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I have completed bits of my EM training from India. Currently I am boarded with credentials from Christian Medical College, Vellore and also from the prestigious Royal College of Emergency Medicine, UK.  I am currently working in London as an A&E doctor, trying to appreciate the differences in the practise and culture of Emergency Medicine across different healthcare systems. I have always been an avid FOAMed supporter because FOAMed played an indispensable role during the days of my initial training. Through this blog, I aspire to disseminate knowledge and stay up to date with the EM literature. 

Monday, January 8, 2018

Croup - Laryngotracheobronchitis

Viral Laryngotracheobronchitis (Croup) is the most common cause of stridor commonly affecting children between 6 months to 6 years old, with a peak in the fall and early winter months. Croup is acquired through inhalation of the virus. 

Possible agents could be parainfluenza virus (most common), rhinovirus. enterovirus, respiratory syncytial virus, influenza virus and human metapneumovirus.


Clinical Presentation 
Typically, symptoms begin after 1 to 3 days of URTI symptoms (nasal congestion, rhinorrhea, cough, and low-grade fever). Classic symptoms include a harsh barking cough, hoarse voice, and stridor. Symptoms often tend to be worse at night and the severity of symptoms is related to the amount of edema and inflammation of the airway.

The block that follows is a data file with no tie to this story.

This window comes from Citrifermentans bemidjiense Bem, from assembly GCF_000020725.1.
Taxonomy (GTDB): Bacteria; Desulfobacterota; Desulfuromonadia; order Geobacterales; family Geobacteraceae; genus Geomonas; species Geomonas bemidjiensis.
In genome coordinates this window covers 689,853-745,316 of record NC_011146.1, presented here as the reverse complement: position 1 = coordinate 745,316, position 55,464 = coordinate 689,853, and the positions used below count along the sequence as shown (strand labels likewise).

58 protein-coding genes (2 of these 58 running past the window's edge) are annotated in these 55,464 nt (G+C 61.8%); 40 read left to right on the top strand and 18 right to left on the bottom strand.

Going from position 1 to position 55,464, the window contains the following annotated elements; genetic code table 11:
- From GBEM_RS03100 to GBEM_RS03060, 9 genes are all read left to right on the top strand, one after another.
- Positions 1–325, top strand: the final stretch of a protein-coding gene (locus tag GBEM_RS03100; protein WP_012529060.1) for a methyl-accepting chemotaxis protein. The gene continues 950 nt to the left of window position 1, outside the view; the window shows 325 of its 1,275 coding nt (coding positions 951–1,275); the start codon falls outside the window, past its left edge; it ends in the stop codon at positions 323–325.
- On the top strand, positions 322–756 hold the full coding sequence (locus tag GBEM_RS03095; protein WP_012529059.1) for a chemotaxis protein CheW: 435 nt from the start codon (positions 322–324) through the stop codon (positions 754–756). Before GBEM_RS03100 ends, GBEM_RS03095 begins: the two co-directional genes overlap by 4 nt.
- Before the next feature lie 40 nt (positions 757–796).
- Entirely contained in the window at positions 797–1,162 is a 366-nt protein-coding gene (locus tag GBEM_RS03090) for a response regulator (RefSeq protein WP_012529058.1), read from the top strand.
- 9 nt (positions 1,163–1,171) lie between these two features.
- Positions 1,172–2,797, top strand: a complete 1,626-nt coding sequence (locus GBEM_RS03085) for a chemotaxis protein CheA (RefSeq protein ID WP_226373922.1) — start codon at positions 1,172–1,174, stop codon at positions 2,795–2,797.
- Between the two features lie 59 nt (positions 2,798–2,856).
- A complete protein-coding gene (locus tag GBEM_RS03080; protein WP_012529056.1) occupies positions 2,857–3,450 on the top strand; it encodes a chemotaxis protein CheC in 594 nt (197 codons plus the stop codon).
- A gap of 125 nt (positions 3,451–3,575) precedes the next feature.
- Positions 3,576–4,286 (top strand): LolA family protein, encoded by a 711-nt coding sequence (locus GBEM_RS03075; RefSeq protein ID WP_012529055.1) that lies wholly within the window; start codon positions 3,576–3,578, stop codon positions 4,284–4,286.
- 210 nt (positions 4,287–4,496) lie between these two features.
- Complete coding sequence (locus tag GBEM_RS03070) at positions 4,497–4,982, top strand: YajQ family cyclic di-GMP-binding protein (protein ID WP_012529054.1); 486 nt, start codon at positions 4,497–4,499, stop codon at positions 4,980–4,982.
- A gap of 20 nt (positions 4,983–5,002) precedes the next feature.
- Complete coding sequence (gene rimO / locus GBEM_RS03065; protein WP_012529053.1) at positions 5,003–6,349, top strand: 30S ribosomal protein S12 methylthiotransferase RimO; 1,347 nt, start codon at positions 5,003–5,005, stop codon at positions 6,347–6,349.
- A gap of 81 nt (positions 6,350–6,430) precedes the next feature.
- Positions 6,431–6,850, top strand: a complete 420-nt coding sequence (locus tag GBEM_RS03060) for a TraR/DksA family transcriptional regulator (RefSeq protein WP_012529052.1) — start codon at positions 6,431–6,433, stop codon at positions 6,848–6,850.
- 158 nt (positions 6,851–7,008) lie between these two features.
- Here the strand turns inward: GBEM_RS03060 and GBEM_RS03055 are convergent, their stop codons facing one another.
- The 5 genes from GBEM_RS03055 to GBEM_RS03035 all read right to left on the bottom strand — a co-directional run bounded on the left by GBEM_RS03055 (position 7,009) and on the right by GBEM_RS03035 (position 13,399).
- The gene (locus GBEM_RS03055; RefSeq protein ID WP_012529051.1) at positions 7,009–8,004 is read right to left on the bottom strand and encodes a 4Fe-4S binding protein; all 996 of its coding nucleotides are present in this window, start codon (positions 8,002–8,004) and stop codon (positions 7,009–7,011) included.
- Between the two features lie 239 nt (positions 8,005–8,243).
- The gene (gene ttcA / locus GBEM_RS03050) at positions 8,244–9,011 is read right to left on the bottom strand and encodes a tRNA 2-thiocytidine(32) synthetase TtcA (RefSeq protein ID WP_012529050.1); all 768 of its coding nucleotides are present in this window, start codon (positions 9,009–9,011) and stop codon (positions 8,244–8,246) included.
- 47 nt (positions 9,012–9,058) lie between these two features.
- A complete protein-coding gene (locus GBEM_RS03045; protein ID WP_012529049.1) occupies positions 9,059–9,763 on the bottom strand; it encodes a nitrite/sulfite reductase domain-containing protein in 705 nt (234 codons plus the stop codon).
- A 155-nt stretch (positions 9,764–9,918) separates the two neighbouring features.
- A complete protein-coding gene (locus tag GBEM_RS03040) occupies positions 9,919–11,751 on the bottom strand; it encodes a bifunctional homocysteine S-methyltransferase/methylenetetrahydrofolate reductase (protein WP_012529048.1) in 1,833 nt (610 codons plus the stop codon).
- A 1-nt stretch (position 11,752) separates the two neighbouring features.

Diagnosis and Assessment of Severity 
Look for tachypnea, stridor at rest, nasal flaring, retractions, lethargy or agitation, and oxygen desaturation. Symptoms are most severe on 3rd or 4th day of illness. Agitation and crying increase oxygen demand and may worsen airway compromise. Bloods and imaging are only required in children who fail to respond to conventional therapy. X Rays may demonstrate “steeple sign” (subglottic narrowing)


Steeple Sign
Croup is a clinical diagnosis
Steeple sign may be present in normal children and can be absent in up to half of those with croup






















Management 
Treatment is directed at decreasing airway obstruction and keeping the child comfortable 
  • CorticosteroidsAll patients with croup get steroids as a one- time dose (PO/IM/IV). Steroids reduce the severity and duration of symptoms and result in a decrease in return visits and hospital length of stay. The long half-life of dexamethasone (36-54 h) often allows for a single injection. Studies have shown that dexamethasone dosed at 0.15 mg/kg is as effective as 0.3 mg/kg or 0.6 mg/kg (with a maximum daily dose of 10 mg). Effects can be seen within 1 hour of oral administration. Nebulized budesonide 2 mg as a single dose and IM dexamethasone (0.6mg/kg) are alternatives to PO dexamethasone in children who are vomiting.
Treatment of croup: Nebulized epinephrine for moderate to severe croup and corticosteroids for all



  • EpinephrineEpinephrine comes as two different forms: racemic, which is composed of equal parts of L- and D-isomers, and L-epinephrine, which is the drug routinely used in acute situations in concentrations of 1:1000 and 1:10,000. 
  • L-Epinephrine (1:1000): 0.5 ml/kg neb or 5ml maximum  
  • Racemic Epinephrine (2.25%): 0.05ml/kg neb or max 0.5ml